Peddling to Find my Maximum

To offer myself a variation from solely endurance work I felt I needed to include interval training.
So I prepared myself for short sprints on my turbo trainer early this evening.
I used no music or audiobook to keep me motivated or distracted.

Instead I focused on peddling fast.
I set myself a straightforward workout of 10 x 30 seconds with 1 minute recoveries.
All I knew was I would sweat.

I got my head down and powered the pedals down and back.
After the first interval my breathing was heavy and my core temperature had risen.
The minute of easy cycling afterwards felt fine, although it passed quickly.
I tried to stay to a rhythm for each interval.
My long hair flapped in my face, but I ignored it and blew out hard.

My quad and calf muscles were heavy but I knew I could finish strong.
I checked my speed several times to ensure my effort matched the output.
None of my 30 second bursts fell below 32 mph.
The maximum speed recorded was 35.5 mph.

I sweated as much as I do when I cycle for over an hour.
I finished my 15-minute workout with a short walk, exhausted but satisfied.




Two Reflections on Transitioning to Endurance Training (Week 1)

3-8 April 2018

After last week’s success of breaking multiple personal records from ¼ mile to 2 miles my focus switched to endurance. My next race, 5 weeks away, is a local 10 mile race.

So from Wednesday I began accumulating miles in preparation for my attempt at running under an hour, equivalent to less than 6:00 per mile pace.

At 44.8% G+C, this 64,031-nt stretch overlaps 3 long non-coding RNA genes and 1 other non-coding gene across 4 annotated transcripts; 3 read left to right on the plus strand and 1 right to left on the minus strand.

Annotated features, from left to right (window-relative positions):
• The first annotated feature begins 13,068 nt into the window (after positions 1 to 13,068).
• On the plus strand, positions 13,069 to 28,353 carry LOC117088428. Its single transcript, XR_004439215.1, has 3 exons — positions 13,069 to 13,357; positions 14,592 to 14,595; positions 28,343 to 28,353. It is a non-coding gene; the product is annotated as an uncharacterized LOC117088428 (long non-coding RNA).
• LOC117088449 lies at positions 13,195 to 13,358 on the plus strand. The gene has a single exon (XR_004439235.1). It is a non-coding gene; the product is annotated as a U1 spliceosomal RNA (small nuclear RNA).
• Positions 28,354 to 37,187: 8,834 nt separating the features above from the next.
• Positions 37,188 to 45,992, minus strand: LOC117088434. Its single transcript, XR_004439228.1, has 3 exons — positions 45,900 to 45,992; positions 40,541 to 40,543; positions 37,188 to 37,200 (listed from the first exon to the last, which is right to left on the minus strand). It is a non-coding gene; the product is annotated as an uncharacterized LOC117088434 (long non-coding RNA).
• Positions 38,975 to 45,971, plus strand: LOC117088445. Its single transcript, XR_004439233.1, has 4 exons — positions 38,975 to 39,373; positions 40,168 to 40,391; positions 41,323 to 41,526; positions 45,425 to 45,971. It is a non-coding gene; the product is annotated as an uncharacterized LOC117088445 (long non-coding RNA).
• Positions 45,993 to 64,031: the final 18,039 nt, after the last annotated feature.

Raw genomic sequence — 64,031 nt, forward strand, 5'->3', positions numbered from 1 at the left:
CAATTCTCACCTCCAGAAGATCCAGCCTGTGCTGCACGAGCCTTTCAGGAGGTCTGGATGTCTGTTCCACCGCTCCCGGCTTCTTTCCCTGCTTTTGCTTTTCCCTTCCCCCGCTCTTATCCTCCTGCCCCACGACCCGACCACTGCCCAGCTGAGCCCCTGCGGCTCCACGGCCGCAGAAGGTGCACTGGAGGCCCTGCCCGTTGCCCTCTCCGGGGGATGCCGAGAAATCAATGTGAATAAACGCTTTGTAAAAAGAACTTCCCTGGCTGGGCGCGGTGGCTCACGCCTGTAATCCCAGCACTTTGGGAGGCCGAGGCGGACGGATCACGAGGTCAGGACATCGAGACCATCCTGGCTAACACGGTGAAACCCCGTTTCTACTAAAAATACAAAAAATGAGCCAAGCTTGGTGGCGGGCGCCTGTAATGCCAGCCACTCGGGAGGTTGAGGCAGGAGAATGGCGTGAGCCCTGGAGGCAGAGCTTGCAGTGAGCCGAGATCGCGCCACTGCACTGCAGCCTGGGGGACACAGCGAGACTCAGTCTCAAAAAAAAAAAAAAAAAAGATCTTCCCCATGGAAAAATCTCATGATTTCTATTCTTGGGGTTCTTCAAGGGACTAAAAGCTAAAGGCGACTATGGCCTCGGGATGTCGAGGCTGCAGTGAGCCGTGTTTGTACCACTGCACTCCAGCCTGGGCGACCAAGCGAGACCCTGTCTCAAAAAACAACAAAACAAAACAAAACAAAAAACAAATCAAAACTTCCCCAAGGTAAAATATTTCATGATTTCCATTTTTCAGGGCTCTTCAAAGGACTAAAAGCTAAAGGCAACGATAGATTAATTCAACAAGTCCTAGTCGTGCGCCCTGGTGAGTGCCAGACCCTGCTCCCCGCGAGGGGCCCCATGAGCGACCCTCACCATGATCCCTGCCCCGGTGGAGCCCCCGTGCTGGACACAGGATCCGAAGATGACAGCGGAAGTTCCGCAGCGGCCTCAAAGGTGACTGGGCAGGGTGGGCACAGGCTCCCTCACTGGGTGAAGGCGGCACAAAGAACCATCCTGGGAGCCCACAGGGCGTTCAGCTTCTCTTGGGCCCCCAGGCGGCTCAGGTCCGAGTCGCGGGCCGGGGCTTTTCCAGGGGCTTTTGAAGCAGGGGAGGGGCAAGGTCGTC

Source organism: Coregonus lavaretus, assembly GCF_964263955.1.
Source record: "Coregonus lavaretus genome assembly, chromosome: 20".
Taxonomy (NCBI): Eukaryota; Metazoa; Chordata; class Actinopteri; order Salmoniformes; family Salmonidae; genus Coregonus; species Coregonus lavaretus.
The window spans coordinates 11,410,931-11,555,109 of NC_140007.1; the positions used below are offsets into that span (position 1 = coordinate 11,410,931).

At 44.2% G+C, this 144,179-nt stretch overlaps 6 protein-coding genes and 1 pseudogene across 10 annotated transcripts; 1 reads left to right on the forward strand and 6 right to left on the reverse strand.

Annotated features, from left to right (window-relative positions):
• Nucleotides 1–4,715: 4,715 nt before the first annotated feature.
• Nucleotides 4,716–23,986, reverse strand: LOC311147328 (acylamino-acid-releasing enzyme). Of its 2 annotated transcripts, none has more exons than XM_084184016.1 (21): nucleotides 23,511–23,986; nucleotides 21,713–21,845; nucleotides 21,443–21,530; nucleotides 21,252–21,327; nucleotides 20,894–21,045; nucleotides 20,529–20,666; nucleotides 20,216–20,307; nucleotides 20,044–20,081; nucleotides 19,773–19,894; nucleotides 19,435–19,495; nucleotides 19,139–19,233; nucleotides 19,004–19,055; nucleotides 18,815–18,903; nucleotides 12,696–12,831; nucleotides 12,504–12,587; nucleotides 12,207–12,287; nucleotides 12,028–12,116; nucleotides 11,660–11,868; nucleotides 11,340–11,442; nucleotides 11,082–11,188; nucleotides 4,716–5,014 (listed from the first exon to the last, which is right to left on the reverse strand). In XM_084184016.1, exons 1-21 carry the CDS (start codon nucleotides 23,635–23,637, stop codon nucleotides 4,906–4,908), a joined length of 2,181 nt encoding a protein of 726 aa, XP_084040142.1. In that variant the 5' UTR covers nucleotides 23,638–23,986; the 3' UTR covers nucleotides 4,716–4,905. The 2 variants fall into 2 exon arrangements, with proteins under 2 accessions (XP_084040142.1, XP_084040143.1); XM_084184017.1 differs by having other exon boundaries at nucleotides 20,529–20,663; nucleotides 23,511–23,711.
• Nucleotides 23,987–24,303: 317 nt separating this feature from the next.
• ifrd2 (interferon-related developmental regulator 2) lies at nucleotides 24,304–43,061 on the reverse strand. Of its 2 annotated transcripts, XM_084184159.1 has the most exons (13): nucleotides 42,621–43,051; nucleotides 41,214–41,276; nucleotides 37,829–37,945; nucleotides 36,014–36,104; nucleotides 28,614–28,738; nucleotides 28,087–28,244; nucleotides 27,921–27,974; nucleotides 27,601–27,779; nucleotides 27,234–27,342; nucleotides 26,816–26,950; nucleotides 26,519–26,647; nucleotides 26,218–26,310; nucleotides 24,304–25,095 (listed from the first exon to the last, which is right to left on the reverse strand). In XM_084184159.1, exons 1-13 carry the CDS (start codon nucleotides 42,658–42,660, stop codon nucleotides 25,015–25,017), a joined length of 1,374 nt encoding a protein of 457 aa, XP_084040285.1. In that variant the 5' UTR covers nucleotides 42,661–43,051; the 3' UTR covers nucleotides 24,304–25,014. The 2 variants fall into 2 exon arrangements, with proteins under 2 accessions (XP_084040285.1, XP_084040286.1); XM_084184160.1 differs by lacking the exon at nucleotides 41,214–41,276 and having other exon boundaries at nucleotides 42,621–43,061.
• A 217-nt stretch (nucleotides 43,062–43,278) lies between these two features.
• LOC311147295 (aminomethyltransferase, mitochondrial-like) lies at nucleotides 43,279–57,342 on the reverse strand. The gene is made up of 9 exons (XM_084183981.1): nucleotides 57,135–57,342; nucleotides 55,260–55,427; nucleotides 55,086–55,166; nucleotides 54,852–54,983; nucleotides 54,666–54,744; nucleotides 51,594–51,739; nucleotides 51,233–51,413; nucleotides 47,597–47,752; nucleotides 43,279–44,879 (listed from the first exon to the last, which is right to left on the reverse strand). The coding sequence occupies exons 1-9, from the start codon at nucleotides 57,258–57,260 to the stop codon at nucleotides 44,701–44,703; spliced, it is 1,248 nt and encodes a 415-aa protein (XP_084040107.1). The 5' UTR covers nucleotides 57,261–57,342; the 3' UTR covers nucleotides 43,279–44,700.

Lesson #1: Sometimes you need to change your workout during it

I intended my first workout of my 10-mile training (on Wednesday 4 April) to be a 10k time-trial. However, after a mile at race pace* I realised my legs had not fully recovered from my mile time-trials so after another mile at race pace I altered my workout.
Instead, I completed a 1-mile jogging recovery**.
Then I ran another two miles at race pace.

Although I did not accomplish what I originally set out, I modified it to reflect my current fitness level. I therefore accumulated 4 miles in the pace range I desired as opposed to 2 miles (as my pace would have progressively slowed if I had not had a recovery).

The workout proved to me that runners need to prioritise the overall purpose of a workout (in my case to accumulate as many miles at race pace) rather than any preconceived plan. As a result training will be maximised.

Lesson #2: A running nickname can reflect important developments

On Thursday (5 April) I ran a quality session*** with my running club. As there is a greater amount of daylight I chose to run in my black running jacket.
I led the session from the start, running 2,3,4,5,4,3 and 2 minutes quicker than race pace with half the time of the intervals as jogging recoveries.
One coach called me the ‘Black Assassin’, later the ‘Silent Assassin’.

More important than obtaining another positive nickname is the observation that my forefoot strike in my Vibram FiveFingers barefoot shoes is quiet. This suggests the lightness on my feet has transferred to efficient speed. This style of running feels so natural to me that my calf muscles are fatigue resilient.